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These Anti-Hunger Ads Ask People In Other Countries To Donate To Help Feed Americans

Flipping the script on the usual nonprofit appeals.

In a global survey released last year, more people said they struggled to afford food in American than in China. That fact was one of the inspirations behind a new ad campaign that flips the usual appeal for donations around: Thirty years ago, nonprofits might have asked American consumers to help solve Chinese hunger. These ads ask how China (and Slovenia, and Germany) can help the U.S.

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“This was really to try to think a little more disruptively to get people’s attention, to go right to the heart of the issue that people are not aware hunger is a problem in the United States,” says Billy Shore, CEO and founder of Share Our Strength, the nonprofit that led a team of partners to produce the campaign.

“I’d say that historically there’s been a genre of media around hunger that looks kind of alike–stories of kids in rural areas like Appalachia or Alabama,” he says. “Those stories are important and compelling, but they all have the same kind of message. The idea was to do something different, and point out that America can’t be great on an empty stomach–really tap into this notion that it has to do with our strength as a nation, as a people, as a society. It’s not just about these children–as important as that is–but it really impacts all of us.”

Around 47 million Americans living below the poverty line rely federal food stamps, about 20 million more than in 2006. By contrast, China, once the biggest recipient of aid from the World Food Programme, managed to cut the number of its hungry citizens in half over the last two decades. (They do still have a long way to go, with 133 million hungry people).

In the U.S., the problem is partly political. “There are a set of issues around hunger, particularly child hunger in the United States, that are very solvable,” says Shore. “The food exists, the programs are in place, they’re funded, but not enough kids are accessing them. So relative to other things, it’s a very solvable problem. But it takes political will.”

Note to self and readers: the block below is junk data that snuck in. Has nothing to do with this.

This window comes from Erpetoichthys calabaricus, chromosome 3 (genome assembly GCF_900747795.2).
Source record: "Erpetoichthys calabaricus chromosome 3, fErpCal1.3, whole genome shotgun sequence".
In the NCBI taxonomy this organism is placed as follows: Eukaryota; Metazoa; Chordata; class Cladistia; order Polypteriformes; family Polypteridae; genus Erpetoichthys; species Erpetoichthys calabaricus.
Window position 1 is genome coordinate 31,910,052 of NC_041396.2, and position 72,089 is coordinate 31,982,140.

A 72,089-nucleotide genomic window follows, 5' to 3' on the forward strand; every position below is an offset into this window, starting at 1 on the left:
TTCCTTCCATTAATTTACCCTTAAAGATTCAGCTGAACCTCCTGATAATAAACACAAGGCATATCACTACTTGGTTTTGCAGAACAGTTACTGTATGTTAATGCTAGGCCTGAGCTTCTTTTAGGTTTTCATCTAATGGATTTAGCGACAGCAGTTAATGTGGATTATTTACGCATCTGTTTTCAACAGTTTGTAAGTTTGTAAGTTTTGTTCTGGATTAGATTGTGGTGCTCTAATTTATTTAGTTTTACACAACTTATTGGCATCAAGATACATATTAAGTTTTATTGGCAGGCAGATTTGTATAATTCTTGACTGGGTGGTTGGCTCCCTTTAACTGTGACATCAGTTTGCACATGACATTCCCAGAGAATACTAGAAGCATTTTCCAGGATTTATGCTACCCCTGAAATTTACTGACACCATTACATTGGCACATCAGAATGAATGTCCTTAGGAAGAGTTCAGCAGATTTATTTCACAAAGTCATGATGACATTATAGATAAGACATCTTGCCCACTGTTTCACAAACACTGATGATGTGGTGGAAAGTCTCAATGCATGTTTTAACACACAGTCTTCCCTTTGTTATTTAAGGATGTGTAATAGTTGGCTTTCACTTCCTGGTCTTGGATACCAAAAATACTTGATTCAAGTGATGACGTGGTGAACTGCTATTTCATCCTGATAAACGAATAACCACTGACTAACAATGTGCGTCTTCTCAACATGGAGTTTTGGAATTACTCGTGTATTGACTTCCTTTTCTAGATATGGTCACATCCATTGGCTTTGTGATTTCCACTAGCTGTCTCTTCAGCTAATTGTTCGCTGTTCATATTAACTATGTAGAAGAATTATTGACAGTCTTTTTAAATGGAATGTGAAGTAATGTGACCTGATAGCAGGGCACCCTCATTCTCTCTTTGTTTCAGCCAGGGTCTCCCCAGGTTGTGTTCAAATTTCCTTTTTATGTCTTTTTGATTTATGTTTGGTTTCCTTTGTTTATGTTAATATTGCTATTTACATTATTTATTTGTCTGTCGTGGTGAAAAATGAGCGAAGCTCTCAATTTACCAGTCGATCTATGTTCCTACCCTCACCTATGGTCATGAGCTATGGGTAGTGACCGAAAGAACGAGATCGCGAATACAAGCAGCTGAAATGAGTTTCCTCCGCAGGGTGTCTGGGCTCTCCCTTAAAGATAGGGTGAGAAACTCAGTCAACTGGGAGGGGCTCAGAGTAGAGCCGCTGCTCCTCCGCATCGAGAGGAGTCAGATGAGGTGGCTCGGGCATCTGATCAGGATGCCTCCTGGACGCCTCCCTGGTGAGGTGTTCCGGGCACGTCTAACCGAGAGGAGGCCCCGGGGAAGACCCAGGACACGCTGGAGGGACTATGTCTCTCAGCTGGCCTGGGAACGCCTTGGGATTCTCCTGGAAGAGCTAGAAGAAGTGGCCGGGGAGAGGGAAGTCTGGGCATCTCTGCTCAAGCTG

The key, he says, is for more Americans to become aware of that hunger is a problem and speak up about it. “I think some of this is the paradox of being one of the wealthiest nations in the world–it being hard to believe that hunger exists at the level it does. And part of it is the fact of how polarized our politics have become over the last 5 to 10 years. But there has been a lot of support for anti-hunger campaigns historically. We think there’s an opportunity to break out of the impasse on this particular issue.”

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About the author

Adele Peters is a staff writer at Fast Company who focuses on solutions to some of the world's largest problems, from climate change to homelessness. Previously, she worked with GOOD, BioLite, and the Sustainable Products and Solutions program at UC Berkeley, and contributed to the second edition of the bestselling book "Worldchanging: A User's Guide for the 21st Century."

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